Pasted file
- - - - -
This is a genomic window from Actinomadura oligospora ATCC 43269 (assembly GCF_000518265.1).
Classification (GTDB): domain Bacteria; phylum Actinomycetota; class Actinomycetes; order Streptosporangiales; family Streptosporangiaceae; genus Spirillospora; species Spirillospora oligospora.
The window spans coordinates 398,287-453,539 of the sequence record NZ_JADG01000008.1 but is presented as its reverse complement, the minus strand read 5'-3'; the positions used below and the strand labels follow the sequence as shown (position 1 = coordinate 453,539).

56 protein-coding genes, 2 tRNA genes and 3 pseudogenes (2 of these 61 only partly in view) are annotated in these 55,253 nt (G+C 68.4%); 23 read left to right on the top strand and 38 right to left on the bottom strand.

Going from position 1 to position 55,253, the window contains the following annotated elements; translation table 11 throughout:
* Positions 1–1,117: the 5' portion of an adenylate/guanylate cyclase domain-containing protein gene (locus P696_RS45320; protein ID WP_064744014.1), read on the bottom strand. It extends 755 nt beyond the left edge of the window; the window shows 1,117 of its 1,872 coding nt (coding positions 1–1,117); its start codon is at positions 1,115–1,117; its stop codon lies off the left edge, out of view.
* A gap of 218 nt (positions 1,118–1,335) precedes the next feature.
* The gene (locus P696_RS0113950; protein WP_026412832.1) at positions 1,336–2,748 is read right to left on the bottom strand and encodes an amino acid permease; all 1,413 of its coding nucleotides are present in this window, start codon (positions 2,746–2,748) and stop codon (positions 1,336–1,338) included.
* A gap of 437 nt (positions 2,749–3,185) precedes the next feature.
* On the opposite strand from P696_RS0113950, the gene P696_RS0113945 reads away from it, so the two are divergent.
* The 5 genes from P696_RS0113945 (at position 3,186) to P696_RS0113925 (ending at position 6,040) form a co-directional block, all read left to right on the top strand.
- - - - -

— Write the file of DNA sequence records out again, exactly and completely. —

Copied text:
This is a genomic window from Actinomadura oligospora ATCC 43269 (assembly GCF_000518265.1).
Classification (GTDB): domain Bacteria; phylum Actinomycetota; class Actinomycetes; order Streptosporangiales; family Streptosporangiaceae; genus Spirillospora; species Spirillospora oligospora.
The window spans coordinates 398,287-453,539 of the sequence record NZ_JADG01000008.1 but is presented as its reverse complement, the minus strand read 5'-3'; the positions used below and the strand labels follow the sequence as shown (position 1 = coordinate 453,539).

56 protein-coding genes, 2 tRNA genes and 3 pseudogenes (2 of these 61 only partly in view) are annotated in these 55,253 nt (G+C 68.4%); 23 read left to right on the top strand and 38 right to left on the bottom strand.

Going from position 1 to position 55,253, the window contains the following annotated elements; translation table 11 throughout:
* Positions 1–1,117: the 5' portion of an adenylate/guanylate cyclase domain-containing protein gene (locus P696_RS45320; protein ID WP_064744014.1), read on the bottom strand. It extends 755 nt beyond the left edge of the window; the window shows 1,117 of its 1,872 coding nt (coding positions 1–1,117); its start codon is at positions 1,115–1,117; its stop codon lies off the left edge, out of view.
* A gap of 218 nt (positions 1,118–1,335) precedes the next feature.
* The gene (locus P696_RS0113950; protein WP_026412832.1) at positions 1,336–2,748 is read right to left on the bottom strand and encodes an amino acid permease; all 1,413 of its coding nucleotides are present in this window, start codon (positions 2,746–2,748) and stop codon (positions 1,336–1,338) included.
* A gap of 437 nt (positions 2,749–3,185) precedes the next feature.
* On the opposite strand from P696_RS0113950, the gene P696_RS0113945 reads away from it, so the two are divergent.
* The 5 genes from P696_RS0113945 (at position 3,186) to P696_RS0113925 (ending at position 6,040) form a co-directional block, all read left to right on the top strand.